By allowing ads to appear on this site, you support the local businesses who, in turn, support great journalism.
Ask Dr. Gott 2/1
Hypothyroidism likely cause of nausea, cramping
Placeholder Image
    DEAR DR. GOTT: I am writing because I have not felt well for a long period of time. I go to my doctor every few months and come home discouraged. In November 2006, I was sent to the hospital with chest pain, nausea and abdominal cramping. I also had a rapid heartbeat and clammy skin. Four days and several tests later, nothing significant showed, so I was allowed to go home. I have an extra heartbeat that is sometimes very pronounced, but a 30-day heart monitor did not show anything significant. I have been to a rheumatoid doctor, and he told me there wasn't an autoimmune disease yet. I feel fatigued and depressed, I have joint and muscle pain, thinning hair, ringing in the ears, bruise easily, tingling hands and feet, and am very sensitive to cold and extreme heat, especially on my feet. I need help.
    I had some blood work done more than a year ago and am sharing the results with you. My doctors don't feel the work needs to be repeated. TSH 3.48, T3 2.8, T4 1.06, rheumatoid factor 8, ANA, 80, potassium 3.8, bilirubin 0.2, and sedimentation rate 2. I hope this helps you.
    DEAR READER: Based on your symptoms and lab results, I strongly believe that you have hypothyroidism. This means your thyroid gland is not producing enough thyroid hormone to maintain your health. The thyroid gland produces several types of hormone, mainly thyroxine, which contains iodine that allows for normal body growth and function.
    As for your lab work, your TSH (thyroid stimulating hormone) should be below 4, but anything higher than 2.0 coupled with an abnormal T4 (thyroxine) (4.5-11.2) is a red flag for early-stage hypothyroidism. Your T3 (triiodothyronine) level should be 1.0 to 2.0. Yours is elevated because your body is attempting to fix itself by releasing more of one hormone to compensate for the lack of another. This attempt is failing in your case. The ANA is abnormal, and in some people with thyroid disease it can be increased, much as yours is. The other levels are all within normal limits.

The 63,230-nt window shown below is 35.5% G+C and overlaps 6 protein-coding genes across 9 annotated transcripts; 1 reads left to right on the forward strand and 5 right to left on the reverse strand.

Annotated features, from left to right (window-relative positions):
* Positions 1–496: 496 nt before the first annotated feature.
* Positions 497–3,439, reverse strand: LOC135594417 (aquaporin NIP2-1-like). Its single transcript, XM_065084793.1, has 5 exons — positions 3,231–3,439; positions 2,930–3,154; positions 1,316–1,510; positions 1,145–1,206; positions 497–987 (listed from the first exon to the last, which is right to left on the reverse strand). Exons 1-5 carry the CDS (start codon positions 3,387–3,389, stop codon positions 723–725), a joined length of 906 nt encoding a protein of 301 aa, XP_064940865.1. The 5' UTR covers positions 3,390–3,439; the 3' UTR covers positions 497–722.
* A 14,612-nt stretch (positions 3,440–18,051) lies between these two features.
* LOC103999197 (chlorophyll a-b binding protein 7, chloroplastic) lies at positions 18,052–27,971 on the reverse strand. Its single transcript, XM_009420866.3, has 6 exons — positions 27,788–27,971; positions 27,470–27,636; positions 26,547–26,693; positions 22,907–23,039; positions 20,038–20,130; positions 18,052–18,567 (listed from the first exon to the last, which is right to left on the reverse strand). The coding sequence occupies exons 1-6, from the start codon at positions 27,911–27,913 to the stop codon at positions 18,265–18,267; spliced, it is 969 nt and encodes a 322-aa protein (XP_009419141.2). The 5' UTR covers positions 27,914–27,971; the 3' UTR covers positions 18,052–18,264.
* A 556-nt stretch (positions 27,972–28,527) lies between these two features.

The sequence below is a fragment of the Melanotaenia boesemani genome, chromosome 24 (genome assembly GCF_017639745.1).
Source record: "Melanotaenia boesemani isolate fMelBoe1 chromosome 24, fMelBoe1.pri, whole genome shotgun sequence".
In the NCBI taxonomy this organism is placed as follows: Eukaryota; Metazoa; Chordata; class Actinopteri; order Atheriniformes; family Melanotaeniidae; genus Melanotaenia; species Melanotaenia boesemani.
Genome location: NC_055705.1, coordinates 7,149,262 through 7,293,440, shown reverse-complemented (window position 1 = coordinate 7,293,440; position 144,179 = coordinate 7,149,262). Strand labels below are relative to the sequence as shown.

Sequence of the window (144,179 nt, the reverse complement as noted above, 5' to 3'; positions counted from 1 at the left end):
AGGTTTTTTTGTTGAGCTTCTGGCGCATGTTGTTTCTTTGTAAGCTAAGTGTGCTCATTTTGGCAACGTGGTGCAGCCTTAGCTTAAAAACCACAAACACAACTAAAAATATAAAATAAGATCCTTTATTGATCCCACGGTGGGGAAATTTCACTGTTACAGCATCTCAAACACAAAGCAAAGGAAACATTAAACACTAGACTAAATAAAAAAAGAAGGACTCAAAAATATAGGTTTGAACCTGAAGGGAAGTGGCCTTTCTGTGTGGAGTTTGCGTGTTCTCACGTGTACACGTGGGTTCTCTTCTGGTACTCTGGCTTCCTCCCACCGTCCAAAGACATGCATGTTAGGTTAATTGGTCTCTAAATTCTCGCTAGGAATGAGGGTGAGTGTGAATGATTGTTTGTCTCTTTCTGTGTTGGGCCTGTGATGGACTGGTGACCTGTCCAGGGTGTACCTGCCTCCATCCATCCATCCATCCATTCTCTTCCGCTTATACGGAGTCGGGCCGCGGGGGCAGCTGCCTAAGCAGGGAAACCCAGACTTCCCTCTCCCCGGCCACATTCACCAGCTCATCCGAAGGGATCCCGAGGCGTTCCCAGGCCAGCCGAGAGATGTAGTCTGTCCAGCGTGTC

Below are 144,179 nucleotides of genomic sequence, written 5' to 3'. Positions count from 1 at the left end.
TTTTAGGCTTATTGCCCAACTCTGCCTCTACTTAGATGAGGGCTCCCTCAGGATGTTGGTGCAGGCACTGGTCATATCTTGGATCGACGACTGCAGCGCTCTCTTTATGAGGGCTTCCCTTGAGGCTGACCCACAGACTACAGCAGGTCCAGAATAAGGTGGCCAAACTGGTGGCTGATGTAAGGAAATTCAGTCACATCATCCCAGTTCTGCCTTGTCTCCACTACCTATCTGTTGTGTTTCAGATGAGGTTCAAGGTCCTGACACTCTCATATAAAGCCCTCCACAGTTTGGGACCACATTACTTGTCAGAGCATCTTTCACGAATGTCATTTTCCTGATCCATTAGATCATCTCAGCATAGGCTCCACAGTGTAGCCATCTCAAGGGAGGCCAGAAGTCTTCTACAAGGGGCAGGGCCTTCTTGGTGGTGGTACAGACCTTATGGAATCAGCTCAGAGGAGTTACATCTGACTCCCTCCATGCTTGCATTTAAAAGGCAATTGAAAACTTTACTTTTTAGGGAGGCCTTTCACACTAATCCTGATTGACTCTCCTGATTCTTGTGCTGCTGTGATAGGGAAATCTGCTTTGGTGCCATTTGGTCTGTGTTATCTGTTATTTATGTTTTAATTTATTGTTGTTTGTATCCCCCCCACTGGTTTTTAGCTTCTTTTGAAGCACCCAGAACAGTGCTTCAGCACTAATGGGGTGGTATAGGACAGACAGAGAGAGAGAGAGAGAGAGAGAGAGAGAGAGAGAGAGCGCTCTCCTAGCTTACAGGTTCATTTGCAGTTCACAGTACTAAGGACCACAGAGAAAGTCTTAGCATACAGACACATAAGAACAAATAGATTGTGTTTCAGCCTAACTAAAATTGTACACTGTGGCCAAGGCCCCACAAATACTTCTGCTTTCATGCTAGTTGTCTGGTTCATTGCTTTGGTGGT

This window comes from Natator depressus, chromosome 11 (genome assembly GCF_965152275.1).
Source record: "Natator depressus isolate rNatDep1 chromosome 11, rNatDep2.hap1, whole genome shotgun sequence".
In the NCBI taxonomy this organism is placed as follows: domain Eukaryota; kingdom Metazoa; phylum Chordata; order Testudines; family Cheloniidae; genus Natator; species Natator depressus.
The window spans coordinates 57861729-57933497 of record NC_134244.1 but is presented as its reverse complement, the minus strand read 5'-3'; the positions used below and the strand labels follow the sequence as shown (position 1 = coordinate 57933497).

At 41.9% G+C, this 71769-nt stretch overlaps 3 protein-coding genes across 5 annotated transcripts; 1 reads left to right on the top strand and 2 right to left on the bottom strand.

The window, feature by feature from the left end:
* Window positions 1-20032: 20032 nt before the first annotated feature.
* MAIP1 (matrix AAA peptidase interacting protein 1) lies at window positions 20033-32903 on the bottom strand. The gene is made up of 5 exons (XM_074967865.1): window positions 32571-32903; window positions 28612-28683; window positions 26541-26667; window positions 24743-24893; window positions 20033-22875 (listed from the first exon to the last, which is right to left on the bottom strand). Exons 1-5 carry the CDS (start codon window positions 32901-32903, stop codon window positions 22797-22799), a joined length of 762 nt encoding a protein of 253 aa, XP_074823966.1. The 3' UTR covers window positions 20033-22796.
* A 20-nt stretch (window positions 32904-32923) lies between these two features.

I strongly urge you to see an endocrinologist who specializes in glandular disorders such as thyroid disease. He or she should run more tests to get up-to-date results. I suspect they will clearly point to hypothyroidism. The specialist should also check you for other disorders and forms of thyroid disease, such as Hashimoto's thyroiditis.
    Treatment is simply thyroid medication taken every day. Once on medication, you should start to feel better within a few days.
    As an aside, depression is not generally associated with thyroid disease, but given your situation and lack of resolution, it can be expected. If your depression does not go away once you start to feel better, I recommend you see a psychiatrist or counselor. He or she can work with you and, if necessary, prescribe medication.
    To give you related information, I am sending you a copy of my Health Report "Medical Specialists."
Sign up for the Herald's free e-newsletter